Out of Darkness (Hebrews 1:3a)

The Son is the radiance of GodÂ’s glory and the exact representation of his being, sustaining all things by his powerful word. (Hebrews 1:3a)

Today I had a grand experience, helping my daughter to move out of her old apartment. As marvelous as moving can be under the best of situations, this one topped the list. You see, we moved her family out of the apartment but not into a new place. The reason for moving? They had a house fire that rendered the building uninhabitable.

With the electricity now turned off and the broken-out windows covered with plywood, the apartment was dark. I raked through wet sheet rock and charred paneling to try to locate salvageable items, all the while limited by the narrow cone of light coming from a head lamp.

You don’t appreciate the presence of light until you don’t have it. You don’t realize how incredibly dark a place can be–a place full of sherds of glass and jagged boards–until you’re there with the windows covered. Darkness, I can now attest, is not conducive to successful searching or moving.

I mention this because of the description of Jesus as the “radiance of God’s glory.” Radiance fills a place, a situation, a life, or a world with light. That feeble head lamp I wore this morning offered only a tiny fraction of the radiance provided by the sun through the windows or the lights on the ceiling. But even those normally ample light sources pale by comparison to the radiance of God’s glory.

God is so amazing that even the train of His robe filled the heavenly temple with glory according to Isaiah 6. That vision so overwhelmed Isaiah that he knew himself to be in deep trouble having witnessed it in his sinful state. That full glory of God overwhelms. But in Christ, the radiance of that glory comes to earth in a form fit for human experience.

Isaiah also tells us that the people who walked in darkness have seen a great light (Isaiah 9:2). I understood a small glimmer of that experience as I walked from the darkened bedrooms of Emily’s charred apartment into the well-lit living room. How much more light do we receive from Christ.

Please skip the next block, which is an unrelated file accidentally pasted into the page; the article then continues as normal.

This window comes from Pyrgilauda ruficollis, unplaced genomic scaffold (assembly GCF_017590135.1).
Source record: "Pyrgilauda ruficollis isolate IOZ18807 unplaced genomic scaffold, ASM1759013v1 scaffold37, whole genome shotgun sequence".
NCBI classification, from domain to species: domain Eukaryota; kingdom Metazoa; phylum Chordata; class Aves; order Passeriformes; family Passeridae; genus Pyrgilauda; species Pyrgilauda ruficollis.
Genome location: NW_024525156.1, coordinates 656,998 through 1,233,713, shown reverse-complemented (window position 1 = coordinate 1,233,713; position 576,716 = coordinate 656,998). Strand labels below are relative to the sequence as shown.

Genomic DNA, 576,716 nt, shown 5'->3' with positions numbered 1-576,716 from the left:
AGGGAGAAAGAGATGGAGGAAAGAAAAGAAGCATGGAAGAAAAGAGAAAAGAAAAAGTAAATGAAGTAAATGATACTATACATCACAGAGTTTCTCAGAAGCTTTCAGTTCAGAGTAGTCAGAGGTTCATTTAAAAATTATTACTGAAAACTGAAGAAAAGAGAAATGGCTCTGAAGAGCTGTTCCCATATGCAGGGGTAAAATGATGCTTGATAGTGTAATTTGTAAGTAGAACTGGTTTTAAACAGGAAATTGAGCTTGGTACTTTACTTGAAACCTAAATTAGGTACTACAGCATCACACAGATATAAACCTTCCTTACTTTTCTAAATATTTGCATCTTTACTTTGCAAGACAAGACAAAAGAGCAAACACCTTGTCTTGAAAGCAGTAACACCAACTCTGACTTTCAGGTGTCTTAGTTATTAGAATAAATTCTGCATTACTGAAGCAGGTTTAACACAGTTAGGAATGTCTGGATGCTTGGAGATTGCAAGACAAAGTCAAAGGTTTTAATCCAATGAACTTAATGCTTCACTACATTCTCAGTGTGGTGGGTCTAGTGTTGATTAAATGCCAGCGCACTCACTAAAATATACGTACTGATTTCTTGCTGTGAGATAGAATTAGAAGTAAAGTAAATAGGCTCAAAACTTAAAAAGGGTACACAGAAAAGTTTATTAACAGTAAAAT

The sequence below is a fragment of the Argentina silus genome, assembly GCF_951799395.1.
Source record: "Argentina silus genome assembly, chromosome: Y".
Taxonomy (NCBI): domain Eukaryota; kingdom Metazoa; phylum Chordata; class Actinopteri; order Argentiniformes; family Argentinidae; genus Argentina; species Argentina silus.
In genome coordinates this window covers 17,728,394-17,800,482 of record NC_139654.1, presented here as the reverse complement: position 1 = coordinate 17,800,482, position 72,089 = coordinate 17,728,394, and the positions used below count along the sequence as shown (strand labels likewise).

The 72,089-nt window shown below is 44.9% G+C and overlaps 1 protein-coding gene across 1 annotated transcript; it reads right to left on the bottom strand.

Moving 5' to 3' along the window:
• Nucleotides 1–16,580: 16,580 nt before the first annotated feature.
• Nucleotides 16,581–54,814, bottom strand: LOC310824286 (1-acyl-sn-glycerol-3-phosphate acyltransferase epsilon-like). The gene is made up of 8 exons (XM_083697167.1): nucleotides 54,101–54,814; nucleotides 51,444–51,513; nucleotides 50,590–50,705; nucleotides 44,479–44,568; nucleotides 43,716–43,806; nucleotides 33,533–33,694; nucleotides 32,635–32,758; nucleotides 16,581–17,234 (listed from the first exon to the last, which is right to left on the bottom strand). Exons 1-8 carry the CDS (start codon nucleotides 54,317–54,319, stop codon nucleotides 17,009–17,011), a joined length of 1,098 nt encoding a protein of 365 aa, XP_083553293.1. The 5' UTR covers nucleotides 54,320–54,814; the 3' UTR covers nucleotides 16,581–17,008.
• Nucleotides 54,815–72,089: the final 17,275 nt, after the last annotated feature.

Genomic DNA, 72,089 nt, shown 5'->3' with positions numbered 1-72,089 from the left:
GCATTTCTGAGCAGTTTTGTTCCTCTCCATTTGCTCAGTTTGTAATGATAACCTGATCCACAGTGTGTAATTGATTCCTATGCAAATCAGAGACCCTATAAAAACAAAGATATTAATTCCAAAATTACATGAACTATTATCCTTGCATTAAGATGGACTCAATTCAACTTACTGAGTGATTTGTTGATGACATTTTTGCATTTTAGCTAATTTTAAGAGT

The Outside Voice (Hebrews 1:1)

In the past God spoke to our ancestors through the prophets at many times and in various ways. (Hebrews 1:1)

We live in a communication-rich world. Just this morning, I’ve managed to communicate with my two oldest daughters without setting eyes on either one of them. Between the ubiquitous cell phone, the text message, Twitter, Facebook, and good, old-fashioned hollering, we can communicate through many channels and with the greatest of ease. Emily, on a train to Chicago, managed to take a photo of the grandkids with her phone and, using Amtrak’s wifi, post it to Facebook. That so beats the squalling I heard when they rose at 5:00 this morning.

I appreciate the ease of communication that we enjoy, but that ease does not equal profundity. Even that most prolific of the prophets, Isaiah, wrote relatively little by the standards of the world. Compare Isaiah’s sixty-six chapters to the 1,056 lines that comprise Milton’s Paradise Lost. Or the 100 cantos of Dante’s Divine Comedy. Yes, both of those works are quite profound, but many even longer works–think of perhaps one of James Michener’s vast novels–make up for their lack of importance with a hefty page count.

God spoke to our (Hebrew) ancestors at many times and in various ways, but he did not blather on endlessly. Read the life of Abraham to see how a series of powerful experiences were interrupted by long years of normality. If Isaiah wrote at a steady pace, which he probably did not, he would have churned out just the equivalent of a chapter each year throughout his career.

A young Christian expects God to speak clearly, powerfully, and pretty much nonstop. As we move through our lives, we recognize that most of the time even the still, small voice is a great deal more definite than what we hear from God. We need to learn a lesson from those Old Testament prophets, listening carefully in order to be ready for those rare eruptions of God’s “outside” voice.